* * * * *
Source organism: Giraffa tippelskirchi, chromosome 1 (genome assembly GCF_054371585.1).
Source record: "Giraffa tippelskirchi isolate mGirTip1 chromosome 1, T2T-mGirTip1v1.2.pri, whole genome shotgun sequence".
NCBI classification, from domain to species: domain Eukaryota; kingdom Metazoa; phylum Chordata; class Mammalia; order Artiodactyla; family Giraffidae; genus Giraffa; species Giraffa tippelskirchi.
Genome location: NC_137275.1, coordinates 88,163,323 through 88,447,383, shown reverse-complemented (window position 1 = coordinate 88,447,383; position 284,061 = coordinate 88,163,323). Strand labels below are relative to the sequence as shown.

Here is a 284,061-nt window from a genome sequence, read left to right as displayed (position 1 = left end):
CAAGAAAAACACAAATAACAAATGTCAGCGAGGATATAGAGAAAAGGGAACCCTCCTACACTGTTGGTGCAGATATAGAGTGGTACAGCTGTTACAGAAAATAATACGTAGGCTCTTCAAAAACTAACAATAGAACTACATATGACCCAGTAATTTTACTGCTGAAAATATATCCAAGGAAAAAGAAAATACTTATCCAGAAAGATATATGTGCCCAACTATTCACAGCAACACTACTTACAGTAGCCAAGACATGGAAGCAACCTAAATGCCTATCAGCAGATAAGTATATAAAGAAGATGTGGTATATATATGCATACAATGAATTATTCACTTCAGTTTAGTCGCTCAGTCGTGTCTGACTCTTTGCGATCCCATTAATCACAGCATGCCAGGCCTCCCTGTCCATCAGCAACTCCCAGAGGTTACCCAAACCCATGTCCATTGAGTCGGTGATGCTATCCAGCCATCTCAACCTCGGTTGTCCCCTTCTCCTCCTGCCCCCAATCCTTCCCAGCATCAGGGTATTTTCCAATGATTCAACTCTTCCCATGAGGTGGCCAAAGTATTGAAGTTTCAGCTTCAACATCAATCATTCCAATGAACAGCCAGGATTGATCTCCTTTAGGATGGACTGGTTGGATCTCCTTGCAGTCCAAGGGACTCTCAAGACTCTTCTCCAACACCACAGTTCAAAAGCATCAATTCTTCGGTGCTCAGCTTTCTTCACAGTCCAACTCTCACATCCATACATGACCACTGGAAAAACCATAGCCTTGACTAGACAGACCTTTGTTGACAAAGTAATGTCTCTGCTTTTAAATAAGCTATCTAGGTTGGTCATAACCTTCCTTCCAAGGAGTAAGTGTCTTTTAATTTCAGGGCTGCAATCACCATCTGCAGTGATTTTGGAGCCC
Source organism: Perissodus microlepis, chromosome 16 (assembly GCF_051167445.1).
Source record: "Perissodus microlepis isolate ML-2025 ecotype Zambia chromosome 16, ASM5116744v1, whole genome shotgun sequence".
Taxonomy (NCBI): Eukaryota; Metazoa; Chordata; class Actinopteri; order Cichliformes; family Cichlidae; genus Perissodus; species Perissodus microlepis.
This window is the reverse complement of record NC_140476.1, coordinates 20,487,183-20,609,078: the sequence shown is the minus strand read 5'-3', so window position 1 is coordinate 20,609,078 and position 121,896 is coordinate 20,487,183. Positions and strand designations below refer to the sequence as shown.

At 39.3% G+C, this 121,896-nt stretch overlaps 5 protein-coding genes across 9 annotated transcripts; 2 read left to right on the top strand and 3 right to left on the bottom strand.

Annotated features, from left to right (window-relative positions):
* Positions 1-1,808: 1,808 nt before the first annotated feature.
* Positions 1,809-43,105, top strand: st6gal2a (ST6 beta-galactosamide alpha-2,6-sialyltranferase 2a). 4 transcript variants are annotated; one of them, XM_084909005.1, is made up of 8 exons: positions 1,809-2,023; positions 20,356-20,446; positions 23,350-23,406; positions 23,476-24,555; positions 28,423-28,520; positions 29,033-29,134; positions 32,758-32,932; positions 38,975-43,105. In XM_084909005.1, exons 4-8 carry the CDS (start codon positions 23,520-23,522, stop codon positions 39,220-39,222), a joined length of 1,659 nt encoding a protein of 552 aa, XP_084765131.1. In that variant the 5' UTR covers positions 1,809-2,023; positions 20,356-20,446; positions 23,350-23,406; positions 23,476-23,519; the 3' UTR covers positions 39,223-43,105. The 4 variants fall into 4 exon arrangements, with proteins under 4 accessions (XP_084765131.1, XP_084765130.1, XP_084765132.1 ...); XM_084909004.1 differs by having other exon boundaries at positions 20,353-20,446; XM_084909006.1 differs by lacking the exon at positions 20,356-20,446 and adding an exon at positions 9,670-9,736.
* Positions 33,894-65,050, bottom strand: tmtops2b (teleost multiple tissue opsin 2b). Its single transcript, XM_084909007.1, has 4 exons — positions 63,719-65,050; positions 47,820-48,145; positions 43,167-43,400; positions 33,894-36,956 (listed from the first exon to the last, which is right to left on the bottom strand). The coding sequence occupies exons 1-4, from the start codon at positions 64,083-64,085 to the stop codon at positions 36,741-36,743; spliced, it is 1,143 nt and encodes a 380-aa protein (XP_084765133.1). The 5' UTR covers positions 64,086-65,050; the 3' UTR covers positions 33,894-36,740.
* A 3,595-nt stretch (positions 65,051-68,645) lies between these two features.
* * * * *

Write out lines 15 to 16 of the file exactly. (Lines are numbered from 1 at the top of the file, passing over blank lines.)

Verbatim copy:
* Positions 33,894-65,050, bottom strand: tmtops2b (teleost multiple tissue opsin 2b). Its single transcript, XM_084909007.1, has 4 exons — positions 63,719-65,050; positions 47,820-48,145; positions 43,167-43,400; positions 33,894-36,956 (listed from the first exon to the last, which is right to left on the bottom strand). The coding sequence occupies exons 1-4, from the start codon at positions 64,083-64,085 to the stop codon at positions 36,741-36,743; spliced, it is 1,143 nt and encodes a 380-aa protein (XP_084765133.1). The 5' UTR covers positions 64,086-65,050; the 3' UTR covers positions 33,894-36,740.
* A 3,595-nt stretch (positions 65,051-68,645) lies between these two features.